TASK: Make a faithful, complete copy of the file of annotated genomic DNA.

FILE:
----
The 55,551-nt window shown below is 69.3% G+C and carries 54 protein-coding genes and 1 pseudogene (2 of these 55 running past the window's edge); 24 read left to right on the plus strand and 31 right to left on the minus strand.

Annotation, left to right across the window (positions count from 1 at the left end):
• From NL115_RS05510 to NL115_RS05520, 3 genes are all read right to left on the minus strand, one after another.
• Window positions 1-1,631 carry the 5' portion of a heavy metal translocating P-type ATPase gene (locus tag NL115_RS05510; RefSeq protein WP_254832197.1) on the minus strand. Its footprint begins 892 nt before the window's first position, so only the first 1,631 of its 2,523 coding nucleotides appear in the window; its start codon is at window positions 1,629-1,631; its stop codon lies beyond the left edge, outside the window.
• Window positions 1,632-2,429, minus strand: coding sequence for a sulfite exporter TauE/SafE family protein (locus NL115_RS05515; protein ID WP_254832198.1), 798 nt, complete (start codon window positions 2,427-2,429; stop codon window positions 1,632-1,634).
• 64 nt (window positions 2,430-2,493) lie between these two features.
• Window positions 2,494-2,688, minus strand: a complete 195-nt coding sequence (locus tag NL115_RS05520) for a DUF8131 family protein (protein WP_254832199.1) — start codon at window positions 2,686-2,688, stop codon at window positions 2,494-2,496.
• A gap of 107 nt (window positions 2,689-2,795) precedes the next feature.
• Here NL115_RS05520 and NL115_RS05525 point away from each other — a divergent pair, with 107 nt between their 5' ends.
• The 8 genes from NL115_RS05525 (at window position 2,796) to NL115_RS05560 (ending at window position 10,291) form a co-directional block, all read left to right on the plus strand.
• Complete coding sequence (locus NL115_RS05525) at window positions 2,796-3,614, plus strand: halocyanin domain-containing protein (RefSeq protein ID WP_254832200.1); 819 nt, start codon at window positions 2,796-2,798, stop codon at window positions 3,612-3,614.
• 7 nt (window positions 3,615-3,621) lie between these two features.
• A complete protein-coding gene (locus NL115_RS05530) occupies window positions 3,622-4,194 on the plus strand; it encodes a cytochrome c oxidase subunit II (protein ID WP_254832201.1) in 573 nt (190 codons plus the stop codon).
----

The 55,551-nt window shown below is 69.3% G+C and carries 54 protein-coding genes and 1 pseudogene (2 of these 55 running past the window's edge); 24 read left to right on the plus strand and 31 right to left on the minus strand.

Annotation, left to right across the window (positions count from 1 at the left end):
• From NL115_RS05510 to NL115_RS05520, 3 genes are all read right to left on the minus strand, one after another.
• Window positions 1-1,631 carry the 5' portion of a heavy metal translocating P-type ATPase gene (locus tag NL115_RS05510; RefSeq protein WP_254832197.1) on the minus strand. Its footprint begins 892 nt before the window's first position, so only the first 1,631 of its 2,523 coding nucleotides appear in the window; its start codon is at window positions 1,629-1,631; its stop codon lies beyond the left edge, outside the window.
• Window positions 1,632-2,429, minus strand: coding sequence for a sulfite exporter TauE/SafE family protein (locus NL115_RS05515; protein ID WP_254832198.1), 798 nt, complete (start codon window positions 2,427-2,429; stop codon window positions 1,632-1,634).
• 64 nt (window positions 2,430-2,493) lie between these two features.
• Window positions 2,494-2,688, minus strand: a complete 195-nt coding sequence (locus tag NL115_RS05520) for a DUF8131 family protein (protein WP_254832199.1) — start codon at window positions 2,686-2,688, stop codon at window positions 2,494-2,496.
• A gap of 107 nt (window positions 2,689-2,795) precedes the next feature.
• Here NL115_RS05520 and NL115_RS05525 point away from each other — a divergent pair, with 107 nt between their 5' ends.
• The 8 genes from NL115_RS05525 (at window position 2,796) to NL115_RS05560 (ending at window position 10,291) form a co-directional block, all read left to right on the plus strand.
• Complete coding sequence (locus NL115_RS05525) at window positions 2,796-3,614, plus strand: halocyanin domain-containing protein (RefSeq protein ID WP_254832200.1); 819 nt, start codon at window positions 2,796-2,798, stop codon at window positions 3,612-3,614.
• 7 nt (window positions 3,615-3,621) lie between these two features.
• A complete protein-coding gene (locus NL115_RS05530) occupies window positions 3,622-4,194 on the plus strand; it encodes a cytochrome c oxidase subunit II (protein ID WP_254832201.1) in 573 nt (190 codons plus the stop codon).